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On top of all the laughs, ‘Church & State’ has surprising degree of character depth and explosive message


On stage in the Joan Jenks Auditorium at Golden Gate Community Center is The Studio Players’ production of Jason Odell Williams’ comedy Church & State. It’s a very, very funny play … until it isn’t. Which is precisely what attracted director Brett Marston to the work.

It’s just 72 hours before the polls open in North Carolina. Senator Charles Whitmore is running for re-election. He’s not only a shoe-in, he’s on the fast track for a run at the White House. To the chagrin of his wife, Sara, his political stock has attracted a slim, comely New Yorker, Alex Klein, as his campaign manager. Sara is not at all happy about the time the two are spending together or, more to the point, that she seems to have his ear – and the clash between Sara and Alex provides much of the humor in the play’s first act.

Then something happens that threatens to derail Charles’ re-election and presidential electability. There’s a school shooting that claims nearly two dozen lives. It happens at the school the Whitmores’ boys attend. Although they weren’t directly involved, Charles is friends with the parents of some of the children who were killed, and the Senator’s carefully calibrated political veneer begins to crack and dissolve as he shares in the shock, grief and outrage of his friends and the community at large. And in a moment of unguarded candor, Whitmore confesses to a conservator blogger that he is experiencing a crisis of faith.

“What kind of God would allow something like this to happen?” he asks the blogger. Is there really a God, or is God just a concept that mankind has postulated in an exercise of superstition to explain natural phenomenon like tornados, earthquakes and solar eclipses?

The school shooting has also caused Charles to question the propriety and scope of the Second Amendment. If this is the best we can do in the shadow of our collective right to bear arms, then maybe it’s time to curtain or eliminate the right.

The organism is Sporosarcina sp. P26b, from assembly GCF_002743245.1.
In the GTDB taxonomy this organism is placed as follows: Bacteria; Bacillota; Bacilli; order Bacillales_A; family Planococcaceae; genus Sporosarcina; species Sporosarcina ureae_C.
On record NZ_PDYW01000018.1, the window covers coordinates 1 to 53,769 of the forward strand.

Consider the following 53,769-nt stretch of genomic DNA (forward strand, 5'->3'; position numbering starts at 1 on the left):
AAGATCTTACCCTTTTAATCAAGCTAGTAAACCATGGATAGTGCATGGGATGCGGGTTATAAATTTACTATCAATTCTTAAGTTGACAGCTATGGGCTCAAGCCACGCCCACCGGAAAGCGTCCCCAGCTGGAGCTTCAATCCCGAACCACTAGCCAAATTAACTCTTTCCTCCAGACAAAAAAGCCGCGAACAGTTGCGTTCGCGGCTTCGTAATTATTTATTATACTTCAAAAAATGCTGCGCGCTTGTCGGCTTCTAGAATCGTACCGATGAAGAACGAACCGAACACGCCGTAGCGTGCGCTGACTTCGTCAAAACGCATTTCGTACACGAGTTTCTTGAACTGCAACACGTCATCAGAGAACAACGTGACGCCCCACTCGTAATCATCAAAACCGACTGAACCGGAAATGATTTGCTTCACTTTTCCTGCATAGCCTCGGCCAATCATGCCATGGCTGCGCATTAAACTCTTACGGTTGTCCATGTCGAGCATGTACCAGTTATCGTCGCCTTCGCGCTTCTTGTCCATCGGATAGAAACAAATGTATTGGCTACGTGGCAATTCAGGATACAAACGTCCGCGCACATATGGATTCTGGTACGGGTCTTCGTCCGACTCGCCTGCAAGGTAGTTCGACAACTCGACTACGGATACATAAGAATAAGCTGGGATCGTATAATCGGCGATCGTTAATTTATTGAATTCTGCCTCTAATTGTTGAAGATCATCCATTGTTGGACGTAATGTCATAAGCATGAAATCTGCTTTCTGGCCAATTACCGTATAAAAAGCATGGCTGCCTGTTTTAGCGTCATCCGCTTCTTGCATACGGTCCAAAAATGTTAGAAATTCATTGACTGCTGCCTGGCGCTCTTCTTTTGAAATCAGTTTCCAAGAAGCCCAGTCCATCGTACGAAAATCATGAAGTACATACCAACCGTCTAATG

Although the blogger has but a modest following, his post is tweeted and retweeted. In a matter of hours, Charles’ campaign is caught in a maelstrom. His poll numbers drop precariously. A savvy political operative, Alex Klein finds herself in a quandary.

Sara Whitmore is also beside herself.

Deeply religious and staunchly conservative, Sara Whitmore cannot decide which is the bigger affront! Alex is equally appalled, but for strictly political reasons. She directs him to issue a clarification. When he refuses, she importunes, even begs him to stay on script. But Charles opts to follow his instincts. He doubles down, giving a speech in which he bares his soul about the whole issue of God, the Second Amendment and gun violence, not only in North Carolina, but throughout the entire country.

Millions of Americans expected the emergence of a real-life Charles Whitmore following the shootings at Marjory Stoneman Douglas High School in Parkland, Florida, if not in the wake of the Pulse Nightclub shootings or the recent slayings in El Paso. No, not a progressive figure like Betto O’Rourke, but a conservative champion of the Second Amendment whose faith and principles inspire like-minded politicians and voters to re-evaluate the merits of unfettered gun ownership.